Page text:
Kizen Off-Season Training Review

Kizen Program Review

This is a review of Kizen Training’s 4 week powerlifting program. It’s aimed at intermediate lifters who have some time to fill in the off-season who are looking to put on some size.

For a free 4 weeker, this is a nice segue into how their paid plans would typically look. Clean, effectively put together and simple to follow. I really value those points in a program.

Kizen Training logo
Kizen Training logo

Simplicity is your friend with programming. The core exercises people have been doing for years are tried and tested. As a powerlifter at least 60% of your time should be spent on competition style lifts in my opinion. In the off-season possibly down to 50%.

All I would add in is some explosive jumps, single leg work and weighted core exercises.

What is Kizen Training?

Kizen Training is a coaching platform hosted by Silent Mike, Omar Isuf and Bart Kwan. Silent Mike has been around for years on YouTube and was originally part of the SuperTraining gym setup with Mark Bell.

Omar Isuf has an enormous YouTube following and was one of the powerlifting pioneers on the Tube I believe. I remember his early videos. And Silent Mike’s. A far cry from how sleek they look now. Bart Kwan I’m less familiar with, but apparently he’s a ‘internet celebrity,’ and comedian who loves powerlifting. I can get behind that.

Not literally of course.

But together they all form Kizen Training. Apparently their goal is to:

…provide a highly effective no frills approach to lifting. Get the results we wished we could have achieved when we first started lifting. No gimmicks, false promises or untested principles. Just battle tested lifting advice from three industry veterans. Our concept of lifting revolves around the notion of continuous improvement.”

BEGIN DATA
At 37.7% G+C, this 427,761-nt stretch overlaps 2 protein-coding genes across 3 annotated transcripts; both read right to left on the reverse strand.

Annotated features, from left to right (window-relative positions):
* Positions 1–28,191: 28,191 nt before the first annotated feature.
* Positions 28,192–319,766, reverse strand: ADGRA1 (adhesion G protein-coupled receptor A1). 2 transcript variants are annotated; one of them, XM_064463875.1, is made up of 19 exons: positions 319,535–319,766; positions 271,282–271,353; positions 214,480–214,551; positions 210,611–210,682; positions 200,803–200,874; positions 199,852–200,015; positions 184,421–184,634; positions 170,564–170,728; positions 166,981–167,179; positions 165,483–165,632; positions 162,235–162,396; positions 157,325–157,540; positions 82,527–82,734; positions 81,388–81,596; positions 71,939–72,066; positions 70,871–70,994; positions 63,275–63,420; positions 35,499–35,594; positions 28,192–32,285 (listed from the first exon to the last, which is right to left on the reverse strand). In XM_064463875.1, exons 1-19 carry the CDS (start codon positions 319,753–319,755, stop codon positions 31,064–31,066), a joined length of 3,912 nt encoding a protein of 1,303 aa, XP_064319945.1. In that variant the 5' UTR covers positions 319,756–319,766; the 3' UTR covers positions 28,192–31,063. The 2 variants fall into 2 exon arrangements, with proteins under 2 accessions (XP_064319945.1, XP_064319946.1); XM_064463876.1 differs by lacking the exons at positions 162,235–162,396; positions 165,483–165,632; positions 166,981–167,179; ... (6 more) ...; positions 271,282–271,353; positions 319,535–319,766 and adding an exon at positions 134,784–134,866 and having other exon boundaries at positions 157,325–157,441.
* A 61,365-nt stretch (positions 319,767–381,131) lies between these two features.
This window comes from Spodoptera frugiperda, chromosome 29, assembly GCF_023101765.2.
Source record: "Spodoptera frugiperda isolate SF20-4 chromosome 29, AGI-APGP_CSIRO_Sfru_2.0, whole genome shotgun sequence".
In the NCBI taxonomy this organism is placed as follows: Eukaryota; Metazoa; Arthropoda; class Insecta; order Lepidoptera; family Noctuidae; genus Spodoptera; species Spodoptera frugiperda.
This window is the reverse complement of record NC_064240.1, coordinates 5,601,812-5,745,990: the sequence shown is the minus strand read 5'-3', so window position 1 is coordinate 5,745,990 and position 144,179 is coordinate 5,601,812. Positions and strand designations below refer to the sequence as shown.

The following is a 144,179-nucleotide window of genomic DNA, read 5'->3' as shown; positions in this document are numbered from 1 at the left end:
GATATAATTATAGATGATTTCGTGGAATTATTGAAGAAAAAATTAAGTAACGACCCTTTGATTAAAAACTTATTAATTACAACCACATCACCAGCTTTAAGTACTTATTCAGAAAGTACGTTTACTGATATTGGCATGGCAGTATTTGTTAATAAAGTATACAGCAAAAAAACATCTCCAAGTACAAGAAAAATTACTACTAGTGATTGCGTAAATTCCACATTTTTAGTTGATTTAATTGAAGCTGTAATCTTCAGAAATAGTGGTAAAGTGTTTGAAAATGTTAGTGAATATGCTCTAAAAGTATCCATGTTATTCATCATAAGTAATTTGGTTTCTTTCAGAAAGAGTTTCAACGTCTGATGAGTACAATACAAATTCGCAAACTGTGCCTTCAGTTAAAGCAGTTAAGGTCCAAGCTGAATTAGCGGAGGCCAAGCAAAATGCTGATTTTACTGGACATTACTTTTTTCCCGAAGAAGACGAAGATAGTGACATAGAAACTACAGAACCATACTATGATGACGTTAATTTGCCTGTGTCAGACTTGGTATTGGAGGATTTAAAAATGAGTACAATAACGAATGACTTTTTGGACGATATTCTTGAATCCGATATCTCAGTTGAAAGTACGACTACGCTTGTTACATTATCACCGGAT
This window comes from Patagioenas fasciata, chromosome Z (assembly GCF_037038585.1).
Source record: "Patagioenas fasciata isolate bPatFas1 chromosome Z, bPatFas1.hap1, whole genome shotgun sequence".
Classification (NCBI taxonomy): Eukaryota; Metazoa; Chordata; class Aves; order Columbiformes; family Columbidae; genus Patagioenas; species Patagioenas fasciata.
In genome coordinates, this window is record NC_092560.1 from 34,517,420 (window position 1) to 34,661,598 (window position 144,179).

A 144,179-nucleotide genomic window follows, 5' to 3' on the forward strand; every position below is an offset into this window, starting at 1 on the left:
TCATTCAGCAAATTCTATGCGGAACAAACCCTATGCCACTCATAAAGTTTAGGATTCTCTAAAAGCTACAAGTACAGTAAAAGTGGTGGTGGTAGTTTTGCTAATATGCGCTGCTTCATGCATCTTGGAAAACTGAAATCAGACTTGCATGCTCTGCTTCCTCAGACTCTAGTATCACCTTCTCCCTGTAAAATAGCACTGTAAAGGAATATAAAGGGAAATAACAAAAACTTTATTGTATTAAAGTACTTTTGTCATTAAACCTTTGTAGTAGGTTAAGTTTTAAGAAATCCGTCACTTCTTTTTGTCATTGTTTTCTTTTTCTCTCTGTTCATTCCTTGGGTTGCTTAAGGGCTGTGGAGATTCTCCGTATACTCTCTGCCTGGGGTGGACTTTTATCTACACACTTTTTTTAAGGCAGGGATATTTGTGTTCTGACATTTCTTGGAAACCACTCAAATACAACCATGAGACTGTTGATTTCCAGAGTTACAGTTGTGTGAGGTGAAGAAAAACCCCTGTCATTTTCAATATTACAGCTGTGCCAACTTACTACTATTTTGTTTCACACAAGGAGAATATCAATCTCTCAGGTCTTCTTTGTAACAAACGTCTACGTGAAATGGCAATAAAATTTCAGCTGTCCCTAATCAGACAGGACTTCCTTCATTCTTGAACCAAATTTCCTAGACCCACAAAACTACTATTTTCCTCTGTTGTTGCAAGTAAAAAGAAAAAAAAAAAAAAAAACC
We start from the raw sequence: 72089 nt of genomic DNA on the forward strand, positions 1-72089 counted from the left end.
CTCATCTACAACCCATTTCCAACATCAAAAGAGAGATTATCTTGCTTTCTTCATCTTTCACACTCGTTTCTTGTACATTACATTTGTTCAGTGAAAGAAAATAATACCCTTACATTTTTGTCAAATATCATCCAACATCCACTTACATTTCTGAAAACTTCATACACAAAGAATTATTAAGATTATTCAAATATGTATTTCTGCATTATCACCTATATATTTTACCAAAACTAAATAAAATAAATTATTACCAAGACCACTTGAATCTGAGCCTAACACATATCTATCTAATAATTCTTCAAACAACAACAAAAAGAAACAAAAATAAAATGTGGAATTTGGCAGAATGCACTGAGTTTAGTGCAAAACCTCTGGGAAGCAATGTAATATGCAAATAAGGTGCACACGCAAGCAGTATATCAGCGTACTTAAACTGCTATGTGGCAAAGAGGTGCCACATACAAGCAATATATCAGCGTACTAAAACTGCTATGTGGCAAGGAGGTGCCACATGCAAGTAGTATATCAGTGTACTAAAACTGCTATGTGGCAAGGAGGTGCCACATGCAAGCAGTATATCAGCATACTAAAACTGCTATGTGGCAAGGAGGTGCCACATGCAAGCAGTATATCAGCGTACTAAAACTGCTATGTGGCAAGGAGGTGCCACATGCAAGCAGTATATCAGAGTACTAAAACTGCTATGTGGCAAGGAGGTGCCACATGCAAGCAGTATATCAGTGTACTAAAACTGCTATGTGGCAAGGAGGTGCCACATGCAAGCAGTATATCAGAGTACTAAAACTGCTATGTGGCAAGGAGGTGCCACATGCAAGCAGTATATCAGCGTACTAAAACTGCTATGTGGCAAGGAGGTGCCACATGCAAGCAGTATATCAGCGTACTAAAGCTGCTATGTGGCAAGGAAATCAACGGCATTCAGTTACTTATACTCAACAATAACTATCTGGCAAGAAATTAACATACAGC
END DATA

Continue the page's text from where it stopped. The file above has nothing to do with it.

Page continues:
I am an unadulterated fan of Mike and Omar, so let’s run through the free 4 week program they’ve put together for the off-season.

The Program itself

The below is the overview of the Infinite 4 week program. Your work starts at 70% of your 1RM which is a reasonable starting point for off-season training.

I personally would be starting with around 65% of your 1RM in the off-season and dive deeper into the cardio section of reps. If they said 70% of your everyday max (5-10% less than your 1RM) I’d be fully on board. But good start nonetheless.

You’ll be working on a 4 day split, much like in the 5 / 3 / 1 method popularised by Jim Wendler.

  1. Deadlift
  2. Bench Press
  3. Squat
  4. Overhead Press

You will also work substantial hypertrophy work which is exactly what you need in the off-season.

kizen 1

Week 1:

Deadlift Day: 4 sets at 70%. 3(5) and 1 AMRAP set to finish off. 3(10) tempo squats and 3(10) stiff legged deadlifts mean this is a taxing leg workout. The addition of barbell rows make this a pretty substantial back and leg workout.

I always prefer front-loading my weeks with work so that you get the most mentally fatiguing section of the week out the way.

Get the heaviest lifts out the way before additional dis-stressors from work, drinking or shitehawk friends make your week more enjoyable.

Bench and arms takes place on day 2 in exactly the same format. 3(5) and 1 AMRAP set for bench. Solid all-round upper body day, perfect before a night out some might say.

Day 3 is a mirror image of day 1. The focus is on squats 3 (5) and an AMRAP set with some block pulls and rows to perfectly complement day 1. Nicely balanced so far.

Day 4 works your overhead press in the same format. A 3(5) with an additional AMRAP set, coupled with additional upper body hypertrophy and Spoto press.